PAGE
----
18. Geekmom:…most Jews don’t believe in heaven and hell the way Christians do; there’s not a lot of “behave so that you can get rewarded

  19. Les – The “Chosen People” term has nothing to do with no one else getting into heaven. In fact, to the contrary. For non-Jews to get into heaven, they have to follow the 10 Commandments. For Jews, we have 613 Commandments that we have to follow. Some, involving the ancient Temple in Jerusalem, are impossible to follow today.

  20. I confess that my knowledge of the Jewish religion is not as in-depth as my knowledge of Christianity or even Islam so I may have made an error or two in my entry. The fact that they tend not to irritate me means I’ve not had much reason to focus my studies on their religion. It’s one of those branches of religious studies I keep meaning to spend more time on.

  21. One of the reasons we may not bug you is that we’re actually forbidden from preaching and actively trying to get conversions. I have a running joke that we’re currently hiring and we offer great benefits smile

  22. No one ever accomplished anything by sitting around engaging in wishful thinking …

    Les, I’ve accomplished ‘staying alive’ by sitting around engaging in wishful thinking and fantasising about a future filled with ‘what ifs’ instead of carrying out any one of the many ways I’ve thought of killing myself.
    Up until not too many years ago it was always first choice if I found myself in a position in which I was uncomfortable.
    I’ve since been rather pleased with myself that I always managed to find less drastic courses of action.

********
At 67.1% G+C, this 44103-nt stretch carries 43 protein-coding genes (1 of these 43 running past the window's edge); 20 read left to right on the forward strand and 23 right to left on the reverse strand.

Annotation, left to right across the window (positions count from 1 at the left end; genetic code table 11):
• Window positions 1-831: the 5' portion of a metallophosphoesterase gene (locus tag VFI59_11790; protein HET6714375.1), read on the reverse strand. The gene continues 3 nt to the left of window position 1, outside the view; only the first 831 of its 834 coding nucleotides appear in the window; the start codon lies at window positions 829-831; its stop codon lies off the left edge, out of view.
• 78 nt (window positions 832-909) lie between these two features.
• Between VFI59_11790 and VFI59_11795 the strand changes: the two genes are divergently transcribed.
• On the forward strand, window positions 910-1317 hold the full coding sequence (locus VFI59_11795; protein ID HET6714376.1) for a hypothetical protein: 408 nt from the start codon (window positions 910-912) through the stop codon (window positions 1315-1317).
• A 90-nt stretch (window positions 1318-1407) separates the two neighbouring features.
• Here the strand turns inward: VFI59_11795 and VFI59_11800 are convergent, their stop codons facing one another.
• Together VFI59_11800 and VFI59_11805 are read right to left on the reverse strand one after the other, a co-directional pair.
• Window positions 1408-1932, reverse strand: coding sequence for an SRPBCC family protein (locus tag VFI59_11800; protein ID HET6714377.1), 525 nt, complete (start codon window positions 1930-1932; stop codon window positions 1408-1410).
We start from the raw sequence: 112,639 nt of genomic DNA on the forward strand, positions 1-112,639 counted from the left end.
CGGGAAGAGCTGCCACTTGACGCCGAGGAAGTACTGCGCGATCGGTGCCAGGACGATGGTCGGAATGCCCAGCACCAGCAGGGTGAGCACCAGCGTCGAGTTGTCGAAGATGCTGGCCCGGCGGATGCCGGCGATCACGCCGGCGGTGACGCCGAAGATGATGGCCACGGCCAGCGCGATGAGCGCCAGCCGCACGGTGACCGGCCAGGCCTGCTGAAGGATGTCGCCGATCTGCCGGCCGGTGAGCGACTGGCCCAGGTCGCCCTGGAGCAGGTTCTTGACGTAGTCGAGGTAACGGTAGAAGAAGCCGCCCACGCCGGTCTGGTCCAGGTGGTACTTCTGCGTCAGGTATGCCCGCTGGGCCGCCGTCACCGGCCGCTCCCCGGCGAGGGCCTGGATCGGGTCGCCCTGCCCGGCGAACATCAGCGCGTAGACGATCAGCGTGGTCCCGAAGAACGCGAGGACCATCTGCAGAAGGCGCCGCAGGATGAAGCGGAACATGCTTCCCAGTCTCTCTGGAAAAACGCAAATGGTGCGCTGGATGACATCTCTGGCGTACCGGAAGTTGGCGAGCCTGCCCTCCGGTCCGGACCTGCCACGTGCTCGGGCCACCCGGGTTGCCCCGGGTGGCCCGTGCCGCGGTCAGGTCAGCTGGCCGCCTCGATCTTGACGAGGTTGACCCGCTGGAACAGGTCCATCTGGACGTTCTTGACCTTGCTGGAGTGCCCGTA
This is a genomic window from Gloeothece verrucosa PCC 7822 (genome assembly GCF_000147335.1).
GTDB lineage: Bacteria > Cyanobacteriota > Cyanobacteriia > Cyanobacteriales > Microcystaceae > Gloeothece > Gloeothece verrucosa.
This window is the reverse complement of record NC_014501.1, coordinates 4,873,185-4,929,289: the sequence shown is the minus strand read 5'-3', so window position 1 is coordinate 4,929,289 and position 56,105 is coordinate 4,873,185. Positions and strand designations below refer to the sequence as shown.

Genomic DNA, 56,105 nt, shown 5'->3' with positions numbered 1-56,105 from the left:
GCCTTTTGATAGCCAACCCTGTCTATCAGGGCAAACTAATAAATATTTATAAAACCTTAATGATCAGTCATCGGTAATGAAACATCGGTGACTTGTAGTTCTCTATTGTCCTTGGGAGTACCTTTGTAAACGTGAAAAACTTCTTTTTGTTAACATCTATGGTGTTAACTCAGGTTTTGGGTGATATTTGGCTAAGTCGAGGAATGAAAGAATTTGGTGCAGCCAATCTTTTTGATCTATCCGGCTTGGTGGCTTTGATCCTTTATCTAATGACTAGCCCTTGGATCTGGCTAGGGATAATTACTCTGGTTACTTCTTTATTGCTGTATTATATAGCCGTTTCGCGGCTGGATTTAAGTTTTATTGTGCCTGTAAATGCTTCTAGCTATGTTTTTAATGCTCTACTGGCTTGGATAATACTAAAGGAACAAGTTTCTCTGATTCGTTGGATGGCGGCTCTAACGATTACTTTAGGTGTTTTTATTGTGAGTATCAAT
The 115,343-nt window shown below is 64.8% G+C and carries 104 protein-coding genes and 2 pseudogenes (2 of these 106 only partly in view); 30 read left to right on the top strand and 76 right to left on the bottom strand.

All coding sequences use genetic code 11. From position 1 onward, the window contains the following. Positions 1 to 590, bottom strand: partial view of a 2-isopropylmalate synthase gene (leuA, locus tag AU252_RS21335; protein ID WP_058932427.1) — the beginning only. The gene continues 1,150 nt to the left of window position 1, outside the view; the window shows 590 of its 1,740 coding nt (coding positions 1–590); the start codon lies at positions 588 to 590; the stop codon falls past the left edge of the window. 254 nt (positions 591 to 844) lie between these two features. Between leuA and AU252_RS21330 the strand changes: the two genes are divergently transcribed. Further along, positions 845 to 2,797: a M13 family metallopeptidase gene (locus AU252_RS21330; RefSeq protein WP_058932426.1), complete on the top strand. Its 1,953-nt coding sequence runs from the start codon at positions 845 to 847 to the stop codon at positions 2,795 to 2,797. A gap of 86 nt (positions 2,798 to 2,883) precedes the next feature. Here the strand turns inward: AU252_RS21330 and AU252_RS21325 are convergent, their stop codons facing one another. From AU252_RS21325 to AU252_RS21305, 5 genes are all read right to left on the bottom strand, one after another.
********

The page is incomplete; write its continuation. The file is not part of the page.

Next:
I just recalled that at no time yesterday did I have it on the table as a choice, before, during or after I had a telephone-hook-up conference about a rather large increase to my Veterans Pension which will enable me more towards living rather than existing. I haven’t thought of giving up, yet.
    It’s extremely rare that I waste time in the regret & guilt over past actions game.
    I wouldn’t change a thing.
    It’s cool. Fuck ‘em. I WILL survive
    http://video.google.com/videoplay?docid=-2566269671806009973
    Cracks me up every time I see it. LOL LOL

  23. I’d argue there’s a big difference between wishful thinking and your musings on the future you’d be missing out on if you took your own life.

  24. In fact, to the contrary. For non-Jews to get into heaven, they have to follow the 10 Commandments.

    Actually gentiles only have “The seven Noachide laws” to follow, the 10 commandments are specifically for the Jews.

  25. You’re refering to the seven laws of Noah (which include, among other things, not eating flesh off of a live animal. *Ewwww*) which were actually superceded by the 10 commandments. The 10 contain laws more dealing with interactions in a community than practices of individuals (although they did contain some community-related ones.) Jews have the 613 Mitzvot (which are actually defined as, “commandments” rather than “good deeds” as is often assumed to be the case.)